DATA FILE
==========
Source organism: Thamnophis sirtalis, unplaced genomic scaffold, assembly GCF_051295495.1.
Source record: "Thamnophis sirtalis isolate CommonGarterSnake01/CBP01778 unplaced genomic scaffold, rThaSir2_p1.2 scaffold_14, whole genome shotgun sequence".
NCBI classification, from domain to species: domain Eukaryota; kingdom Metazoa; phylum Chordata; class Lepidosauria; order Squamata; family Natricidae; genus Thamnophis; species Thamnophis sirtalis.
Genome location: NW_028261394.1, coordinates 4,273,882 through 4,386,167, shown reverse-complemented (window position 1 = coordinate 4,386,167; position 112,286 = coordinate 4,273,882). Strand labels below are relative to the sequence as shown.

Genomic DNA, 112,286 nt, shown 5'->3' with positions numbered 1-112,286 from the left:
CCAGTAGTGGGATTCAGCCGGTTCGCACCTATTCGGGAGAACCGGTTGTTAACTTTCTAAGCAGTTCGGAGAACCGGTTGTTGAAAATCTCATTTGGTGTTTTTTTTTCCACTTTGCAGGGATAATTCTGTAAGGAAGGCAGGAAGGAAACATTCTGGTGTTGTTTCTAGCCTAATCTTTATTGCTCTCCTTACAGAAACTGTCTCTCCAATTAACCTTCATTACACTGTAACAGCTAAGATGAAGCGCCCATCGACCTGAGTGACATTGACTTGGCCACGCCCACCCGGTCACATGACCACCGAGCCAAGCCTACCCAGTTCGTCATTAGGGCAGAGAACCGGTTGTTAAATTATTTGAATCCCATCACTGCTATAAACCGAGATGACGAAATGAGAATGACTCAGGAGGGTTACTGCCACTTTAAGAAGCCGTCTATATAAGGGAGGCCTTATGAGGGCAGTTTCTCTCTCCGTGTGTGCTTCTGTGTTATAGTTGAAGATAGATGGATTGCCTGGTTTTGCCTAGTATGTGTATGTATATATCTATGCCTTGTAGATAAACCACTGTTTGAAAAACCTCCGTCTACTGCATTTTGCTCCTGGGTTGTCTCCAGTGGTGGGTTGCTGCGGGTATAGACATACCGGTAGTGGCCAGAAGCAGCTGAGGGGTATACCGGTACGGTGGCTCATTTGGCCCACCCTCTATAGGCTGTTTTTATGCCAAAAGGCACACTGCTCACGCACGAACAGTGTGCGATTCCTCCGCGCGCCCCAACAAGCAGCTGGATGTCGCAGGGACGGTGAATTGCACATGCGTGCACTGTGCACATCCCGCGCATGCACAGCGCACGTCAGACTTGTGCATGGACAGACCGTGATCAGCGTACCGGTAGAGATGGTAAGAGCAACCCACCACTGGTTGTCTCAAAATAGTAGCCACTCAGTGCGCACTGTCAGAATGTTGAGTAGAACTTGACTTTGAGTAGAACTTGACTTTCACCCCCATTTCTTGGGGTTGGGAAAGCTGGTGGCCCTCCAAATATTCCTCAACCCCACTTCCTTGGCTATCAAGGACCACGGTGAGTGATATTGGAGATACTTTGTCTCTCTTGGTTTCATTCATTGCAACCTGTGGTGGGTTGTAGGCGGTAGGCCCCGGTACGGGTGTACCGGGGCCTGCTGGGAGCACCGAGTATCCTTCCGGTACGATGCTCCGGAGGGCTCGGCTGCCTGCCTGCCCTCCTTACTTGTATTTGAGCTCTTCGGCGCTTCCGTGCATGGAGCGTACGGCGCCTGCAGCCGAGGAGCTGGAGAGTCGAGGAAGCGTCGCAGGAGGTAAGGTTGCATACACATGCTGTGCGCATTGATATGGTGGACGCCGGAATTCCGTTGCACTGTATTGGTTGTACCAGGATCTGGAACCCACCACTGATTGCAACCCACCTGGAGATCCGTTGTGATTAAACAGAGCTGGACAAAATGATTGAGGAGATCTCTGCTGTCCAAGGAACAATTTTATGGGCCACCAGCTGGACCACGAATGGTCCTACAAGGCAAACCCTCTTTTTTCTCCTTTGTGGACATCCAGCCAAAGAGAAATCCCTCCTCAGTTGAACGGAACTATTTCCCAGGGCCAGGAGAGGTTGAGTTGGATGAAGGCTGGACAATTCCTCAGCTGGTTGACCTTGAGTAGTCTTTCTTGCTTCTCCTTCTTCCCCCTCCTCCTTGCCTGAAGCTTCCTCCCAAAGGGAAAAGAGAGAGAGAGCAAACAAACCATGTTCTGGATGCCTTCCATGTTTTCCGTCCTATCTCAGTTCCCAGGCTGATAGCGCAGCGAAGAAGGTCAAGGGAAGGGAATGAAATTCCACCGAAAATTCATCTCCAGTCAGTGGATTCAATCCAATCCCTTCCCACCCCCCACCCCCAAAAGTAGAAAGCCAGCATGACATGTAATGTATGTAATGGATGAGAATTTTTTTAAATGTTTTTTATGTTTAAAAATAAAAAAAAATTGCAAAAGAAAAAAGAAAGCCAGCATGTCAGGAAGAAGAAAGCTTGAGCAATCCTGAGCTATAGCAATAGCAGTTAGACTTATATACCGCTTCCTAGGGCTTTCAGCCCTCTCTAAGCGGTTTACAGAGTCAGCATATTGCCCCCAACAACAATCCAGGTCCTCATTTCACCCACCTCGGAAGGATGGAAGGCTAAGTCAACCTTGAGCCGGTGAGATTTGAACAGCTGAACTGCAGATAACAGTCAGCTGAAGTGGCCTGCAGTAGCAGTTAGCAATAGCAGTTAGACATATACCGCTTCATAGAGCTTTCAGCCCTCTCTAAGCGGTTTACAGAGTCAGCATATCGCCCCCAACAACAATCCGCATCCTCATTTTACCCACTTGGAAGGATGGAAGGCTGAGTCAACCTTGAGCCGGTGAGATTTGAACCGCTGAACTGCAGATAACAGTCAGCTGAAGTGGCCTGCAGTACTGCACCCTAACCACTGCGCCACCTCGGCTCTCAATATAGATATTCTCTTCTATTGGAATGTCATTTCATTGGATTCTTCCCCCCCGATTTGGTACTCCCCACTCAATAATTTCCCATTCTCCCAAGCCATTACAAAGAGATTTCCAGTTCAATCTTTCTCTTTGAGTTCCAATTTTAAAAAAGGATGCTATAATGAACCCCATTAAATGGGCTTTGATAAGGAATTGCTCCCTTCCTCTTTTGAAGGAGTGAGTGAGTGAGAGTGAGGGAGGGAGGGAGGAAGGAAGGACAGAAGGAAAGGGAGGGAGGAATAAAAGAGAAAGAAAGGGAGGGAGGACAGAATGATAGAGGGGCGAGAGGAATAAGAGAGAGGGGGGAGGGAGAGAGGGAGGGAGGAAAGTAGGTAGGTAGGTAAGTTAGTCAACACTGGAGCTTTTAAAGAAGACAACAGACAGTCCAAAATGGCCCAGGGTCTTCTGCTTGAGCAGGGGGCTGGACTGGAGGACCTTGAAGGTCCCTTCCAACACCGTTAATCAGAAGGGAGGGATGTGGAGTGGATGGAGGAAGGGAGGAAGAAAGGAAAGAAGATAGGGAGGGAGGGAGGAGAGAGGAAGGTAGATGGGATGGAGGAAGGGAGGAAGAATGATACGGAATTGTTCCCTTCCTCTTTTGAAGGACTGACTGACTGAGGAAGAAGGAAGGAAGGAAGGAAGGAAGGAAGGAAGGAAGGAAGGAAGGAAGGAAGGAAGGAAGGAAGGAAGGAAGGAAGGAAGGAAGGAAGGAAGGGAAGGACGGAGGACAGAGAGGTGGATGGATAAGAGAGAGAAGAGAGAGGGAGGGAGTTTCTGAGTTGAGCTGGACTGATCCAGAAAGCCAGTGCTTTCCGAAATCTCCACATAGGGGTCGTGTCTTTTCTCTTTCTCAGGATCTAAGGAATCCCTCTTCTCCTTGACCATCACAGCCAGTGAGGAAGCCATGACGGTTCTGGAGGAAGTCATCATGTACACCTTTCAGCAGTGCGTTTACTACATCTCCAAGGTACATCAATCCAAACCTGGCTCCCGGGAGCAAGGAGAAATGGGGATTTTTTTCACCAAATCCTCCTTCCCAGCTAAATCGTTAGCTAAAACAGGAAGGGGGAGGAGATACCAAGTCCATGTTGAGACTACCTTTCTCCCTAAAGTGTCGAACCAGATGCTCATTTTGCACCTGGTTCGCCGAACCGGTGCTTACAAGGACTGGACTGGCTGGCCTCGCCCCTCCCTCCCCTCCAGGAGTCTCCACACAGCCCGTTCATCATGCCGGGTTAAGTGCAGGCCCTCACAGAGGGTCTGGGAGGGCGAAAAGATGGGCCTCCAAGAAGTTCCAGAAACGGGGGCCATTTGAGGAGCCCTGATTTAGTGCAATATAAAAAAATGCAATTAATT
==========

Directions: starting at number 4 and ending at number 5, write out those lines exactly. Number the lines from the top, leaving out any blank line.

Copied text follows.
Genome location: NW_028261394.1, coordinates 4,273,882 through 4,386,167, shown reverse-complemented (window position 1 = coordinate 4,386,167; position 112,286 = coordinate 4,273,882). Strand labels below are relative to the sequence as shown.

Genomic DNA, 112,286 nt, shown 5'->3' with positions numbered 1-112,286 from the left: